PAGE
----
Monday, June 5, 2017

Remember. Public comment at City Commission meetings is still two (2) minutes.

“Hmmm. How do I give public comment?” Two instructional videos are below.

Well. Looking over the agenda for tomorrow’s City Commission meeting, it looks as if the City of Lake Worth took my suggestion seriously after the debate about the pool last month. Put off making any truly hard decisions until the mayor and commissioners begin serving 3 year terms.

So topics like whether residents should have three minutes to speak at public comment instead of two minutes will have to wait a few more years.

And we’re going to have to wait and endure a few more years of residents complaining about the two minute limit within the span of two minutes and hearing that little bell ringing and the mayor saying, “Thank you. Thank you. Thank you. Thank you.”, over and over and over again.

Looking ahead, when the limit does become three minutes then we’ll have a line of residents complaining about the three minute limit — saying three minutes is too long — using all three minutes to make their point. By the way, you are not required to use all the time given to speak. If you’ve made your point in one minute, it is quite OK to return to your seat. You don’t have to wait for the little bell and the mayor saying, “Thank you”.

If you recall, public comment at Lake Worth Commission meetings used to be three minutes until things got so out of hand it was reduced to two minutes, thanks in large part to those such as Weetha Peebull and topics like fluoride in the water. Don’t remember who brought this up at the time but believe our mayor then was Jeff Clemens, now State Senator Clemens. He ended up getting so tired of the “dysfunction junction” back then and ran for a seat in the State House of Representatives.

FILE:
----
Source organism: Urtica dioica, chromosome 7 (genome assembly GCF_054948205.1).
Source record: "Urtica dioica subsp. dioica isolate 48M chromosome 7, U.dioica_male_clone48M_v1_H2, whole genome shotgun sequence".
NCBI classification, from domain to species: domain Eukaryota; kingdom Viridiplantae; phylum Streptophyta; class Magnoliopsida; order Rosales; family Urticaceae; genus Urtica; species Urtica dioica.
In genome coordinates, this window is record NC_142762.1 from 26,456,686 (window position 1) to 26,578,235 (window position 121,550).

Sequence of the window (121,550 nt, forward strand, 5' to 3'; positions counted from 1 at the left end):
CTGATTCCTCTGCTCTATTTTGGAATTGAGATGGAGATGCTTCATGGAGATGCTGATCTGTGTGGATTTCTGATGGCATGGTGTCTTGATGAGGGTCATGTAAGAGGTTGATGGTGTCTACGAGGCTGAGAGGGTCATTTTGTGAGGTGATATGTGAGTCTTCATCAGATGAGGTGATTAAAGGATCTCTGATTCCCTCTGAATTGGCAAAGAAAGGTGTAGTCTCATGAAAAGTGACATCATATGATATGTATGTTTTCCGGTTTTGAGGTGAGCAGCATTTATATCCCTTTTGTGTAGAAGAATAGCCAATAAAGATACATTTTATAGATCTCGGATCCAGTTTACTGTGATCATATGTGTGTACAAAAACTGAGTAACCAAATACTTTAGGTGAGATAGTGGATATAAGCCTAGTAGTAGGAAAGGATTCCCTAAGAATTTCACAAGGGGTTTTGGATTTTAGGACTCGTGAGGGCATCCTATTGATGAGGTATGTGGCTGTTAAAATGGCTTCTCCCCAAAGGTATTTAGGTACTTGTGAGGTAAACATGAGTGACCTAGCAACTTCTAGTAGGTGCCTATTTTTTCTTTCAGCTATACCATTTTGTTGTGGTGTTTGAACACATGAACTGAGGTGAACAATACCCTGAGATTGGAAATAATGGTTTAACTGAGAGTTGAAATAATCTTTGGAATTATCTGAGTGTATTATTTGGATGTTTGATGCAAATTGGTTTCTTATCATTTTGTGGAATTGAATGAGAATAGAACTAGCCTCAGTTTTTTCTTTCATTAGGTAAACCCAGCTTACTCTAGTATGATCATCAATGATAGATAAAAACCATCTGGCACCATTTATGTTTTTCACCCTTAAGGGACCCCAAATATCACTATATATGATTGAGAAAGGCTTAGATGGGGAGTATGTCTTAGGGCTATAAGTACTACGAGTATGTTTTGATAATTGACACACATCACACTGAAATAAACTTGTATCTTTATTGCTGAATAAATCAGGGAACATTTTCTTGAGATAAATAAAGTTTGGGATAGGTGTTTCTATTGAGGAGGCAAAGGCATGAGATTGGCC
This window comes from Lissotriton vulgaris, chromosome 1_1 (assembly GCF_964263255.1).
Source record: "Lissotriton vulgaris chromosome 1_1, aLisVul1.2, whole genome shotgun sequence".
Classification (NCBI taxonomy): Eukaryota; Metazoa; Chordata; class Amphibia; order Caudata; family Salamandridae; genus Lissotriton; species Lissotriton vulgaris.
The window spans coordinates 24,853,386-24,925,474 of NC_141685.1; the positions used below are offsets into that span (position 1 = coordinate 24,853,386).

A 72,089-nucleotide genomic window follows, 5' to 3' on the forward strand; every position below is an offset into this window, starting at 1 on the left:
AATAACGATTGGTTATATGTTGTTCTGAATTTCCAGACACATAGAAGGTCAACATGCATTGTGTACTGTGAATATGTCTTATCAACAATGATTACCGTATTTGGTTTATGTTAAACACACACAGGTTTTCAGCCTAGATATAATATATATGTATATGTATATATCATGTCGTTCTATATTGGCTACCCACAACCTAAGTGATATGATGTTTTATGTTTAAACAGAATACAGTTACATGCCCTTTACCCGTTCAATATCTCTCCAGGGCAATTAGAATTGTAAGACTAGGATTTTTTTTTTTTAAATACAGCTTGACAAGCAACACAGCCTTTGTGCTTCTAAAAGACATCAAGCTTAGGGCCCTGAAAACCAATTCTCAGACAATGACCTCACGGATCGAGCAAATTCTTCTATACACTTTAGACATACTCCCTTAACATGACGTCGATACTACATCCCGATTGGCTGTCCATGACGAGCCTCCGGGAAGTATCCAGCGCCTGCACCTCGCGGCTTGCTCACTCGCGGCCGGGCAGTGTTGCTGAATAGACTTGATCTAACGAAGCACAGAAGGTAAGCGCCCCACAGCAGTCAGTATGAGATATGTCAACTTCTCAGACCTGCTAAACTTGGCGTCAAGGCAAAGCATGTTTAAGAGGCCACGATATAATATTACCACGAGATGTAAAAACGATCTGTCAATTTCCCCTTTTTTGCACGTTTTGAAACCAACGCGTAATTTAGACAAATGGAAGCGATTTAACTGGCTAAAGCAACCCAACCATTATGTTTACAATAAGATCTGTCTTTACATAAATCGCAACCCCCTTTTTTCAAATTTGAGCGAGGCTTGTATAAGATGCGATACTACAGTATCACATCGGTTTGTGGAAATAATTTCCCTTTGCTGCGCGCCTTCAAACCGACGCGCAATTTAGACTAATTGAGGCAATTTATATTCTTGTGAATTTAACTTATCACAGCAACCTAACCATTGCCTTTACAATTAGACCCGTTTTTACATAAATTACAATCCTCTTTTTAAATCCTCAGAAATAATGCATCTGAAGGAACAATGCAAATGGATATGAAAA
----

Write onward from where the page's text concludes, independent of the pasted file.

And one more thing. Did you know Jeff Clemens has never lost an election? It’s true.

In 2019 when this topic is addressed once again, the time limit for public comment, the debate needs to be about CIVILITY and what to do when INCIVILITY occurs — and whether there needs to be public discussion on how to act in a civil manner at public meetings — not whether the public gets two minutes or three to speak. Here is an example of uncivil and un-charming public comment:


“If a boat-load of refugees came across on our shore here [Lake Worth’s Beach] how would we feel? I’d be ashamed to say that we’d probably take out guns and get rid of ‘em.
—Quote by JoAnn Golden (video below) at public comment, Lake Worth City Commission.


You may recall when JoAnn Golden (a former commissioner) who, at the 40 second mark in the video below, praised the City of West Palm Beach for all their incredible work to help the homeless in that city. But then later, at the 1:15 mark, Golden goes off the rails with a terribly unfair and insulting characterization of the caring and giving people of Lake Worth:


Now for an example of civil and respectful public comment.

Below is an instructional video, an excellent example how to give public comment at a City Commission meeting. Note how City resident Kathy Turk approached issues of importance to her. She didn’t get angry. She didn’t point fingers. And she didn’t put anyone “on the hot seat”. Read the bullet list and then watch the video for yourself:
  • At the 10:50 mark (click play and go to the minute marks) she begins her comment at the January 10th City Commission meeting.
  • At the 11:50 mark she begins speaking about the issue of unanswered emails and phone calls.
  • At the 12:50 mark about the pay increase for elected officials, she says, “. . . the pay is well worth the hours you put in.” She should know having 25 years of experience in Human Resources.
Hope you find this video helpful:



So. As to the question: Should public comment be two minutes or go back to three minutes once again? Or try an experiment. Try three minutes of public comment for a month and see how it works out. Then come back and address the issue once again.

On the upside, most of the ‘Weetha Peebull’ crowd doesn’t attend Commission meetings any more. That all stopped after City Manager Michael Bornstein installed cameras in the chambers in 2012. One of the best decisions ever by our city manager.

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